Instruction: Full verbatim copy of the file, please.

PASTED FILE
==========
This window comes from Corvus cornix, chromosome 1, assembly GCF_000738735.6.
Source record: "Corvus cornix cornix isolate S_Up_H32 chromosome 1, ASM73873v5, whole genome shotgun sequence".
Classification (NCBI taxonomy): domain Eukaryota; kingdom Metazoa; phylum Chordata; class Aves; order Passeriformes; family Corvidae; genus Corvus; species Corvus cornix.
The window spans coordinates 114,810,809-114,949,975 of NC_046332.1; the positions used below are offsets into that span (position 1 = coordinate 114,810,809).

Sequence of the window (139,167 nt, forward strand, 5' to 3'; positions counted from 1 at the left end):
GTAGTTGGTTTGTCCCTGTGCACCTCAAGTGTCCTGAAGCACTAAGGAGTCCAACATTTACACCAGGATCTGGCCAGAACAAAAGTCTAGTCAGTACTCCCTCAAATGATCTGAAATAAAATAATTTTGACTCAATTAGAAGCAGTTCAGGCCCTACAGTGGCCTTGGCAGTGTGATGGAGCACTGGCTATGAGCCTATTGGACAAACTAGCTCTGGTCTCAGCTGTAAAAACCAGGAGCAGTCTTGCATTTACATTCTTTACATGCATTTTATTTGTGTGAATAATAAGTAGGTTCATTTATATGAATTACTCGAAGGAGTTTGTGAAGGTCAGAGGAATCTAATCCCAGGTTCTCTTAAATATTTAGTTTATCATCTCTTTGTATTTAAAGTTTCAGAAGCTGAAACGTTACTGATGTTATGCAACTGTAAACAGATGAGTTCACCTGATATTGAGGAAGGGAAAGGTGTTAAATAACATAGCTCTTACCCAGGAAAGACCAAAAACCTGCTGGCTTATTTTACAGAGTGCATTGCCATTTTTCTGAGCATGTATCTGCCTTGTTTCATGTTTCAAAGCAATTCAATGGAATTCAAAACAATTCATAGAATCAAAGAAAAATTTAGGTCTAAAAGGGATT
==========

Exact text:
This window comes from Corvus cornix, chromosome 1, assembly GCF_000738735.6.
Source record: "Corvus cornix cornix isolate S_Up_H32 chromosome 1, ASM73873v5, whole genome shotgun sequence".
Classification (NCBI taxonomy): domain Eukaryota; kingdom Metazoa; phylum Chordata; class Aves; order Passeriformes; family Corvidae; genus Corvus; species Corvus cornix.
The window spans coordinates 114,810,809-114,949,975 of NC_046332.1; the positions used below are offsets into that span (position 1 = coordinate 114,810,809).

Sequence of the window (139,167 nt, forward strand, 5' to 3'; positions counted from 1 at the left end):
GTAGTTGGTTTGTCCCTGTGCACCTCAAGTGTCCTGAAGCACTAAGGAGTCCAACATTTACACCAGGATCTGGCCAGAACAAAAGTCTAGTCAGTACTCCCTCAAATGATCTGAAATAAAATAATTTTGACTCAATTAGAAGCAGTTCAGGCCCTACAGTGGCCTTGGCAGTGTGATGGAGCACTGGCTATGAGCCTATTGGACAAACTAGCTCTGGTCTCAGCTGTAAAAACCAGGAGCAGTCTTGCATTTACATTCTTTACATGCATTTTATTTGTGTGAATAATAAGTAGGTTCATTTATATGAATTACTCGAAGGAGTTTGTGAAGGTCAGAGGAATCTAATCCCAGGTTCTCTTAAATATTTAGTTTATCATCTCTTTGTATTTAAAGTTTCAGAAGCTGAAACGTTACTGATGTTATGCAACTGTAAACAGATGAGTTCACCTGATATTGAGGAAGGGAAAGGTGTTAAATAACATAGCTCTTACCCAGGAAAGACCAAAAACCTGCTGGCTTATTTTACAGAGTGCATTGCCATTTTTCTGAGCATGTATCTGCCTTGTTTCATGTTTCAAAGCAATTCAATGGAATTCAAAACAATTCATAGAATCAAAGAAAAATTTAGGTCTAAAAGGGATT